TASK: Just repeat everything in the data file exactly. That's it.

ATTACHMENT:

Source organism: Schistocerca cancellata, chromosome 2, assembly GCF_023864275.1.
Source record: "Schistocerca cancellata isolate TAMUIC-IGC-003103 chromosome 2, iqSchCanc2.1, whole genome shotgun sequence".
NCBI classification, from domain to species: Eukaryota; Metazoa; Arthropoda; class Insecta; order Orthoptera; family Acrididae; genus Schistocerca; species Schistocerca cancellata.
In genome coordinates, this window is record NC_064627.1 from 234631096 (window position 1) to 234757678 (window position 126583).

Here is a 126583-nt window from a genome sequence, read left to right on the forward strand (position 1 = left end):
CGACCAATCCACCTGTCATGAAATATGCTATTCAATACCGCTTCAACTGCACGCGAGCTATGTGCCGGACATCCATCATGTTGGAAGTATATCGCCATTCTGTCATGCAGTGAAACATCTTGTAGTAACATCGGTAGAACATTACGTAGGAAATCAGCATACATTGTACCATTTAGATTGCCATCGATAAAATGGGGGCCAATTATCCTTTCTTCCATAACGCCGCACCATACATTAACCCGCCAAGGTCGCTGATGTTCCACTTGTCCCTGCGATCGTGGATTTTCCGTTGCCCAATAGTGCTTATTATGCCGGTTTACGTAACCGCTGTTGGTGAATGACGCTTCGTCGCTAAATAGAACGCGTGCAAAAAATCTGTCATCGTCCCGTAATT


Source organism: Schistocerca cancellata, chromosome 2, assembly GCF_023864275.1.
Source record: "Schistocerca cancellata isolate TAMUIC-IGC-003103 chromosome 2, iqSchCanc2.1, whole genome shotgun sequence".
NCBI classification, from domain to species: Eukaryota; Metazoa; Arthropoda; class Insecta; order Orthoptera; family Acrididae; genus Schistocerca; species Schistocerca cancellata.
In genome coordinates, this window is record NC_064627.1 from 234631096 (window position 1) to 234757678 (window position 126583).

Here is a 126583-nt window from a genome sequence, read left to right on the forward strand (position 1 = left end):
CGACCAATCCACCTGTCATGAAATATGCTATTCAATACCGCTTCAACTGCACGCGAGCTATGTGCCGGACATCCATCATGTTGGAAGTATATCGCCATTCTGTCATGCAGTGAAACATCTTGTAGTAACATCGGTAGAACATTACGTAGGAAATCAGCATACATTGTACCATTTAGATTGCCATCGATAAAATGGGGGCCAATTATCCTTTCTTCCATAACGCCGCACCATACATTAACCCGCCAAGGTCGCTGATGTTCCACTTGTCCCTGCGATCGTGGATTTTCCGTTGCCCAATAGTGCTTATTATGCCGGTTTACGTAACCGCTGTTGGTGAATGACGCTTCGTCGCTAAATAGAACGCGTGCAAAAAATCTGTCATCGTCCCGTAATT